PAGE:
Mortgage-backed securities make a comeback
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It’s a long way from the pre-crisis boom, but investors are showing interest once more in securities that package bundles of commercial real estate loans.
The market for such debt in Europe has been at a virtual standstill since 2008, but a recent rally has made pricing more attractive for issuers.
In the past few weeks two new European commercial mortgage-backed securities transactions deals have hit the market.
The first, the €754m Florentia CMBS arranged by Deutsche Bank is backed by “German multifamily” housing, a large portfolio of residential property that is rented out by commercial landlords. The second deal securitises a loan used to refinance Royal Bank of Scotland’s sale of non-
performing real estate to a vehicle, owned by RBS and Blackstone. The properties in the deal include UK retail and mixed-use commercial properties.
The transactions are significant not just because valuations on commercial real estate have dropped over the past few years, leaving a swath of loans behind the bonds arranged in the boom of 2004-2006 in default and many transactions facing restructuring, but because until last month there had been only two new CMBS issues in Europe since 2008.
Investors have been reluctant to return to the European CMBS market, although there has been a steady flow of residential mortgage-backed securities deals. CMBS in the US has also seen a significant pickup of issuance.
Mark Nichol, analyst at Bank of America Merrill Lynch, says that on Florentia the deal could have been done more cheaply in the bank market but the recent market rally means that pricing on CMBS deals has come in to such an extent that it looks attractive.
At the start of the year spreads on triple-A rated bonds in the secondary market were hovering at about 600 basis points, he says; now they are nearer 300bp. Florentia priced close to last year’s Deco/Chiswick Park deal.
“At least there is an argument that these deals make sense now,” Mr Nichol
says. But what is telling, is who bought the Florentia deal.
JPMorgan took 75 per cent of the CMBS, with investors such as M&G, Ignis, Cheyne and ING buying the remainder.
The US bank had been one of the most active players in the property-backed debt market during and after the boom, buying assets via its chief investment office, which suffered a more than $5.8bn loss this year.
However, the scale of the bank’s involvement has diminished in the past two years as other buyers have returned.
“I think what Florentia tells you, is that it helps to have a large core investor,” says Mr Nichol.
But he says that, at a time when government bonds are paying investors such low returns, securitisation is looking more attractive for some bank treasury teams.
What is likely to hinder a flurry of deals, however, is a shortage of buyers. Bankers say that a pool of 100 or so investors present in the boom years of European CMBS has shrunk to little more than 20.
Some hedge funds and asset managers that bought into CMBS in the boom years, which have now gone sour, face potential losses and lengthy restructuring talks.
Other investors still see opportunities. Bhavesh Patel, head of distribution and underwriting for commercial real estate at Deutsche Bank, says that a lot of the buyers for CMBS before 2007 were conduits of banks and structured investment vehicles. He says that while many of those investors have disappeared, the market is creating a new class of investor that is helping the market to revive.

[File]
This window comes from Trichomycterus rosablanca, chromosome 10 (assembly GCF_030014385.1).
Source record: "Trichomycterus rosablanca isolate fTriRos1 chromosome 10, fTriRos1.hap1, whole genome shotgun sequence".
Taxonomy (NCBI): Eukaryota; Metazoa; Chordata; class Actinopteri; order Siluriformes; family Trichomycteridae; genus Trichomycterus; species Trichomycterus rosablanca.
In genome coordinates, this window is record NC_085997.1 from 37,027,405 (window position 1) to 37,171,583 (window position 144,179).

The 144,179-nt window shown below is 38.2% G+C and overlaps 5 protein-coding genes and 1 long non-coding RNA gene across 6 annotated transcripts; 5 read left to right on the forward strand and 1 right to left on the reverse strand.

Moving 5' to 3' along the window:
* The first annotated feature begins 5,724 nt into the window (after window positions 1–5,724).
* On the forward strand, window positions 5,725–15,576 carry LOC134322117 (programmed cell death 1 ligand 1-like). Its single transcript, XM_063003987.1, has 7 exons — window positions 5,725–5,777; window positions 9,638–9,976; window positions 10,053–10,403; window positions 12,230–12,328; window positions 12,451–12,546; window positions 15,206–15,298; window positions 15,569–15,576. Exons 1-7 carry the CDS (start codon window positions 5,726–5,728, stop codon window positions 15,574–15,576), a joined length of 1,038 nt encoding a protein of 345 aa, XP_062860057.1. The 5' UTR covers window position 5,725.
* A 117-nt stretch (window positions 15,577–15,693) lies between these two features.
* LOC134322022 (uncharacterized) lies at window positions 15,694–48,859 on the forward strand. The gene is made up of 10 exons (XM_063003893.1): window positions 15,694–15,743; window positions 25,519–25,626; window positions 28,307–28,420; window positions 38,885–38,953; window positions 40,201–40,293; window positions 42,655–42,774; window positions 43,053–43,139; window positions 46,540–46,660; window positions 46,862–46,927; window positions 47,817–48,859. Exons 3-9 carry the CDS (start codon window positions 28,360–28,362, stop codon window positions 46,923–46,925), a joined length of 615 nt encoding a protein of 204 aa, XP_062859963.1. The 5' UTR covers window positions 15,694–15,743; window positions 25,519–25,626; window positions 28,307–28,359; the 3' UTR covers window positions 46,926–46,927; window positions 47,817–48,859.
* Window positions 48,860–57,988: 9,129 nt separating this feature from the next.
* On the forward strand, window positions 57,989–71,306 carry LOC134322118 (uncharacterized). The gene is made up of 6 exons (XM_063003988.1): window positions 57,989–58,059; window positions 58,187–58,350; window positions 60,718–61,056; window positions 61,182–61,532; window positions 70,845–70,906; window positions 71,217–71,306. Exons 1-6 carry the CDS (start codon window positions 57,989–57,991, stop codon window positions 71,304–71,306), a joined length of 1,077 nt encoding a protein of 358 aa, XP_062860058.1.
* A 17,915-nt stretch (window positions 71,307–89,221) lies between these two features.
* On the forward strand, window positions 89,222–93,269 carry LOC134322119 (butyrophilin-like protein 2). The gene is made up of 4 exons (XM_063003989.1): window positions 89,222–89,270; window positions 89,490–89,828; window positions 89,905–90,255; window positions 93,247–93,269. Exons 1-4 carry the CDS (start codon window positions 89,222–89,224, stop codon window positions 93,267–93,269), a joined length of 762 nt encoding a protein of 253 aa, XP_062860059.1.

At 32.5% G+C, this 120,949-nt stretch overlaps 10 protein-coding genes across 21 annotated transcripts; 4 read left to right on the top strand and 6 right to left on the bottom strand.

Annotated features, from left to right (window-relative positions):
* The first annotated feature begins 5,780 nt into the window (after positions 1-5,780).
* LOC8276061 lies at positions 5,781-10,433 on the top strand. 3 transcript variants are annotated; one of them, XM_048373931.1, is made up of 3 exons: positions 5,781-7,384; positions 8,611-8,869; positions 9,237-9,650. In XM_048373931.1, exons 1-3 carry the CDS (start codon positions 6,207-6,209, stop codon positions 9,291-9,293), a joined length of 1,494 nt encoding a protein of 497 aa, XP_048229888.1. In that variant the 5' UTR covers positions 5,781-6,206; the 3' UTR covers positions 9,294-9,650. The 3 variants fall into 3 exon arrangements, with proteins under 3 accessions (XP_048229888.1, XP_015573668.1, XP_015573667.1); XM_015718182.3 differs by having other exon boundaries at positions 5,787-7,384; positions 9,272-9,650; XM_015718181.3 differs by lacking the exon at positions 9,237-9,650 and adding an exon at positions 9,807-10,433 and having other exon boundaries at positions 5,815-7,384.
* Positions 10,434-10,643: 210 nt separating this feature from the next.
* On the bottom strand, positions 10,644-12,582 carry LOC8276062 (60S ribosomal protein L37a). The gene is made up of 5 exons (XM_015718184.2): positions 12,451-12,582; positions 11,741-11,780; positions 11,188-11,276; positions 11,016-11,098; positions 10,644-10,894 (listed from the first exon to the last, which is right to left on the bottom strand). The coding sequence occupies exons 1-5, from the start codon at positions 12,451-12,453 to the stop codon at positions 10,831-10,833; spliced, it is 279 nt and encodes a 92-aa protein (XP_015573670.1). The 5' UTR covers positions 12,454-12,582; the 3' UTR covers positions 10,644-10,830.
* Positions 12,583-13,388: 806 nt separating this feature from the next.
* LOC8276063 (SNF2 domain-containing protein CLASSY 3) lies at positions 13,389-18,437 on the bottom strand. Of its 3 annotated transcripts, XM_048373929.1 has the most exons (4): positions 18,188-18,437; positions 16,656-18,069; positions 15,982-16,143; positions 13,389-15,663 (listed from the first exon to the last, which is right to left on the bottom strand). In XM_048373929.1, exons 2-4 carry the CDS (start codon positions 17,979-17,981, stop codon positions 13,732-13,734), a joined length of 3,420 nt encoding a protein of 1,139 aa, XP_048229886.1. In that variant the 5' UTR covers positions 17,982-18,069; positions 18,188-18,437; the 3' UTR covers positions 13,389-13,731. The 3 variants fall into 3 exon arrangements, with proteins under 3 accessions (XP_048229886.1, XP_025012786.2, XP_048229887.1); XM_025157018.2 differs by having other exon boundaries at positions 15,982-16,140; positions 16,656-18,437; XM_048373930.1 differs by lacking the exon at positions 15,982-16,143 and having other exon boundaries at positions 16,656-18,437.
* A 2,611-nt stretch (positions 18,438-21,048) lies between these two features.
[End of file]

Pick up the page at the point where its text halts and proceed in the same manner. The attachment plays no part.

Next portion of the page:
There is demand for straightforward deals, perhaps backed by one high quality property or one loan, he says. German multifamily is proving particularly attractive.
Lee Galloway of Pimco views the European market in three categories: “At the top, a portion that is good quality and will repay all day long; at the bottom, a portion that is poorer quality, often ‘dogs’ that you don’t want, and a portion in the middle.
“This is the interesting element with future performance dependent on a variety of factors including investment appetite, availability of finance, and the ability to attract and retain tenants in the underlying properties.”
He says that there has been a noticeable increase in interest in CMBS in the wake of the recent deals and compression in CMBS spreads, but he is cautious. “We are more likely to see German multifamily deals and simpler transactions. But do I think there will be deals with 10 different loans and 40 properties in the immediate future? No I don’t.”
Mark Hale, chief investment officer of Prytania Investment Advisors, agrees, saying that falling valuations on many properties and the recent downgrades on existing transactions remind investors that significant problems still exist.
He said: “We are a long way from getting back to the conditions seen before the crisis or even the robustness of the market in the US,” which has performed better than the European CMBS market.
But he says that more investors are looking at European CMBS even if they are not bullish on the fundamentals overall.
“CMBS has piggybacked on the recent market rally and there have been some positive developments in property sales and refinancings . . . This does not mean a broadly-based revival for secondary properties or over-leveraged deals. This will remain a bifurcated market.”
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